Staycation? Daycation?

The other day travel columnist and consumer advocate Christopher Elliott penned a piece titled “Six Tips for Taking a Summer Daycation.” And while he admits it’s another ‘silly neologism”  that has been around a few years, he went on to give tips on how to basically spend a few hours or a day exploring your home town and region “but not so far that you have to spend the night.”  Basically, a daycation is what I refer to as ‘leisure time,’ spending a free day visiting a state park or taking in a cultural event nearby. I’m all for people getting to know their home town and enjoying its offerings.  By doing so we become our best ambassadors for our communities.

After sharing some good advice like utilizing your local Visitors Bureau for information, he closes with the statement “I’d like to think the economy is to blame for the daycation trend, but as a consumer advocate, I’m not convinced it’s the only reason. The travel industry has dished out substandard service to us for so many years, it’s little wonder we are reluctant to get out there again. Maybe the service needs to improve before we hit the road. Looks like we’ll have to wait until 2011 for a real vacation. “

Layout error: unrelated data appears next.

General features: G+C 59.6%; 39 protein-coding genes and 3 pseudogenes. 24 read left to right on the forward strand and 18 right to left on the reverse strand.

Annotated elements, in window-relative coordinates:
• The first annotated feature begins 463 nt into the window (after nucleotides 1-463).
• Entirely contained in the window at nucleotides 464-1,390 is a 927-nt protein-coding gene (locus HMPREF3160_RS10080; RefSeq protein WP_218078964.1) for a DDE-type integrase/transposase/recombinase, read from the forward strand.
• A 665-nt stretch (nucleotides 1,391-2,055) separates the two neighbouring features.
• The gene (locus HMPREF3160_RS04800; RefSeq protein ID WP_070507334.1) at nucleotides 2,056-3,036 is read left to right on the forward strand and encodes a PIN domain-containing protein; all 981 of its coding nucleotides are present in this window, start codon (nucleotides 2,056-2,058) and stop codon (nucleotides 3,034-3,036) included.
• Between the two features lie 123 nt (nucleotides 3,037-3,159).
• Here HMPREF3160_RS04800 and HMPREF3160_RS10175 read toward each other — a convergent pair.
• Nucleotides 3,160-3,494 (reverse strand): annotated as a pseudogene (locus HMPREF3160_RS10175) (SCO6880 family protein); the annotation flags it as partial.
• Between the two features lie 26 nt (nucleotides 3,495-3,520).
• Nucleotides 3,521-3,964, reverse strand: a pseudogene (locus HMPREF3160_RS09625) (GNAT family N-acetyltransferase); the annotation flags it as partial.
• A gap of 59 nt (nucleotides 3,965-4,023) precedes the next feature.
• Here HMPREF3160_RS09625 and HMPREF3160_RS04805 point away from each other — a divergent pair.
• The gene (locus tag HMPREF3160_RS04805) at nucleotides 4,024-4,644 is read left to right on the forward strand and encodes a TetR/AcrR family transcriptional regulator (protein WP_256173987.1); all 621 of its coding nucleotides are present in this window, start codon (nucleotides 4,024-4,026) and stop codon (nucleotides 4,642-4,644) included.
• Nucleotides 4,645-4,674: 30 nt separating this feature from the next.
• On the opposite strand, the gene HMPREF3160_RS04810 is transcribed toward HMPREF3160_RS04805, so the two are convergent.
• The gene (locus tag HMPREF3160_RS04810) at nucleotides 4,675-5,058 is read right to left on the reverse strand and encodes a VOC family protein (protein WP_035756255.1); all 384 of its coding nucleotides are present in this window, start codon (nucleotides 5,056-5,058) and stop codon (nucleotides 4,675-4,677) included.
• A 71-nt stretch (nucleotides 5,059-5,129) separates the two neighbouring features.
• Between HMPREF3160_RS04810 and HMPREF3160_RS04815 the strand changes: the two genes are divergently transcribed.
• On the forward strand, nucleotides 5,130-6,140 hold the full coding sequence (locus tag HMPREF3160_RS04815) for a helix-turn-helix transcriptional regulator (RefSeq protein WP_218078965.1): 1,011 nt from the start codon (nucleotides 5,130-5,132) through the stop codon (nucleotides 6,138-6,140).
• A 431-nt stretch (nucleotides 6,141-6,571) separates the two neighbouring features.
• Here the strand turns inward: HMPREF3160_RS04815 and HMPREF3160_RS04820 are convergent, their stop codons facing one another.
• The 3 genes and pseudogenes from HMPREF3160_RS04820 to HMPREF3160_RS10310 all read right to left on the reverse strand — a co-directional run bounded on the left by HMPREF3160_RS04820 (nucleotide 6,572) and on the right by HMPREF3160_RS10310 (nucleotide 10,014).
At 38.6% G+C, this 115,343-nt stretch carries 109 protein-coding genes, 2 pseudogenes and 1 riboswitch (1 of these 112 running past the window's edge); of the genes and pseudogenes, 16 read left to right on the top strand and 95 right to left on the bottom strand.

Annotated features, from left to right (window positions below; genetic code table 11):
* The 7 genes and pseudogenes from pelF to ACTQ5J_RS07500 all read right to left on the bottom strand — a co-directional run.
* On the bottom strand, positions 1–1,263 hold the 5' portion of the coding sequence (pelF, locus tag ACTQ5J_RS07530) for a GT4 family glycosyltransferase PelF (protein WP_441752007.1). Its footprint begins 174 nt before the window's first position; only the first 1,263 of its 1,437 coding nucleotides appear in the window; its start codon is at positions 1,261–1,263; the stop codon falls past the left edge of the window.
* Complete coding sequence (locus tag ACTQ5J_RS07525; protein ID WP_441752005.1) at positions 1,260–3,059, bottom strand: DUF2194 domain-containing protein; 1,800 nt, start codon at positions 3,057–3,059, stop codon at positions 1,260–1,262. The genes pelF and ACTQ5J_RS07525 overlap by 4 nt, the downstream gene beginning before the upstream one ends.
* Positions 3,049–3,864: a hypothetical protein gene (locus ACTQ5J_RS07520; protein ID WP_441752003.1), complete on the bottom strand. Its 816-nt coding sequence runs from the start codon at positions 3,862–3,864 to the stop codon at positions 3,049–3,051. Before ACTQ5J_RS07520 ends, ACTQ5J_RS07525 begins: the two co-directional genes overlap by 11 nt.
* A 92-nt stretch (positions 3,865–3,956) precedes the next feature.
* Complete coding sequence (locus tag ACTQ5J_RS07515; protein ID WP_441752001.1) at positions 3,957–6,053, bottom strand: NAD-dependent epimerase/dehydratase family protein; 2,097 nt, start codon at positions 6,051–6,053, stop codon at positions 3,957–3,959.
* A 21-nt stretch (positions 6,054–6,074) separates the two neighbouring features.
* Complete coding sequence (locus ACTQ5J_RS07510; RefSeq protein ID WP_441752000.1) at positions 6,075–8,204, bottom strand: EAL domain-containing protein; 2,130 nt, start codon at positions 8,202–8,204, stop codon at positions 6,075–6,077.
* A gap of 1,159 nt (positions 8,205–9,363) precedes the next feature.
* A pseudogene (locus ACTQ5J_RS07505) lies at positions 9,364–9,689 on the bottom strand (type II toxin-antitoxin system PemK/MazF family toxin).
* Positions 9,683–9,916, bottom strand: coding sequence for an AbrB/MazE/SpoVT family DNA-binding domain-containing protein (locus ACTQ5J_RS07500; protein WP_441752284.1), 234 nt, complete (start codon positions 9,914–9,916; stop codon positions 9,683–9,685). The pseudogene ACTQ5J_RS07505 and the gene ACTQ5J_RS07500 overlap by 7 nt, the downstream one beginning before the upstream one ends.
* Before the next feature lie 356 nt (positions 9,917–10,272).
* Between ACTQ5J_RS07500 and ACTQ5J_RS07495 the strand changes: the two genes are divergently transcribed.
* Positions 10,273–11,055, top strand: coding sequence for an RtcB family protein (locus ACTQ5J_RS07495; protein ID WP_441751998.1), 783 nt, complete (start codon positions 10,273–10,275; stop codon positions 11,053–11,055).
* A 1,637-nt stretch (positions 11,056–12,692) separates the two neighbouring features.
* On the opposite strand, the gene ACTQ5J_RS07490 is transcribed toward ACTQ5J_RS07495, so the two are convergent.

Is Mr. Elliott, whose blogs are sponsored by a myriad of travel businesses that rely on overnight and extended travel, encouraging us to stay home? Definitely economic conditions have caused many to revise their travel plans, but I’m for traveling and exploring beyond 20 or 30 miles from where I live now, not in 2011, and I think most Americans are too.  The U.S. Travel Association (USTA) summer leisure travel forecasts predict a 2.3% increase in travel volume of at least 50 miles or more from home this summer compared to last, which indicates that travelers are not sitting still. In addition, their ongoing Traveler Sentiment Index measures quality of service as one of the six indicators and according to a staffer with USTA, “the current index does not indicate any ongoing issues with service quality on a national level.”

I know our level of service and hospitality here in the Yakima Valley of Washington is top notch, much like our wine, farm fresh produce and outdoor fun.  So if Mr. Elliott wants to take a vacation here, he’s welcome to be my guest! And I’ll take a daycation myself to give him a personal tour!

John Cooper
President & CEO

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